By: Chris Larson
The Boston Red Sox might currently have baseball's best record, at 103-48, and be close to clinching the American League East, but that doesn't mean that they don't have their own weaknesses or that they should automatically be crowned as baseball's best team. Yes, a team's record over an entire 162 season is important to measure, but there are other considerations to take into account including a the talent level of players on a teams 25-man roster, the depth of a team's farm system, a team's offensive metrics, and how strong a team's pitching staff is in both the starting rotation as well as the bullpen.
When you take all of those things into consideration and make a fair assessment, with all personal bias set aside, it is easy to see why the Houston Astros are the best team in baseball and stand to have the best chance of any team to return back to the Fall Classic. Once again this season, the Astros have played a stellar brand of baseball and while they haven't necessarily run away with the AL West Championship, like many thought they would because of the surprise Oakland Athletics and Seattle Mariners who had a strong first half, the Astros are still sitting in a pretty coveted spot.
For starters, look no further than the depth and talent level of the Houston Astros pitching staff. Houston's staff, led by veteran and future Hall of Fame starting pitcher Justin Verlander, continues to impress and has all year long. The Astros know that every night they have a significant chance of winning because of who they put on the mound and that becomes extremely important come the postseason, when mixing and matching, enters into the picture more often.
To this point of the season, the Astros continue to lead baseball, with a 3.16 ERA over 906.1 innings of work, and have the most strikeouts (1,043), the lowest Opponent Batting Average Against (.218), and the lowest WHIP (1.12) of all 30 teams. Beyond that, it's not just the fact that the Astros have Justin Verlander leading their staff, but they also have Gerrit Cole, who could easily be an AL Cy Young candidate this season, followed up with Dallas Keuchel and Charlie Morton. If that still isn't enough, Houston also has, Lance McCullers Jr., who is currently on the DL, but can be a valuable weapon come October once again.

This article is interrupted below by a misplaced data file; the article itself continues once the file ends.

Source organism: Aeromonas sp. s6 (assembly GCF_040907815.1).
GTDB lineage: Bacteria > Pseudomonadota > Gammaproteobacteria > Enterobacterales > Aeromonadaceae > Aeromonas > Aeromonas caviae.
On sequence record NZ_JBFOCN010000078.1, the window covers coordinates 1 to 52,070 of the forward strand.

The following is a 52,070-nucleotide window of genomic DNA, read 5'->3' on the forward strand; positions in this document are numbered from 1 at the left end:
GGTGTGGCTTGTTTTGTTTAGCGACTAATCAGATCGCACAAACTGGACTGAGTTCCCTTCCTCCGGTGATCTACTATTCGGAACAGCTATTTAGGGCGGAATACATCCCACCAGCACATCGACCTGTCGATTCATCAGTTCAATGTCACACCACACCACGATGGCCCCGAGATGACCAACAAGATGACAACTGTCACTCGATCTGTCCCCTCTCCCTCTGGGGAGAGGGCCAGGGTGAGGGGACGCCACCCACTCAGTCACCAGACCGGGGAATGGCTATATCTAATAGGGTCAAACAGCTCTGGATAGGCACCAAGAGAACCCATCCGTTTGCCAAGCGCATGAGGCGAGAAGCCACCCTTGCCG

Counter all of that with the Boston Red Sox and you can start to see the difference between both starting rotations. The Red Sox have Chris Sale and David Price as their 1-2 punch, but after those two names, things become a lot more murkier and you don't always know what you are going to get from guys such as: Rick Porcello and Eduardo Rodriguez. Sure, Nathan Eovaldi, who the Red Sox acquired from the Tampa Bay Rays at the trade deadline, has been very effective, but he would likely fill a bullpen role in the postseason and has never pitched in the postseason before.
In addition, although the Houston Astros bullpen received a wrath of criticism during the first half of the season, their bullpen has kept them in the race and been a very valuable asset overall. Even after adding to the bullpen at the trade deadline, the Astros still have the best bullpen in all of baseball (3.01 ERA over 451.2 IP) and a very deep one at that. In fact, the bullpen is so deep, that the Astros will likely have to leave out one or two guys, once October rolls around which is a problem any team would want to have.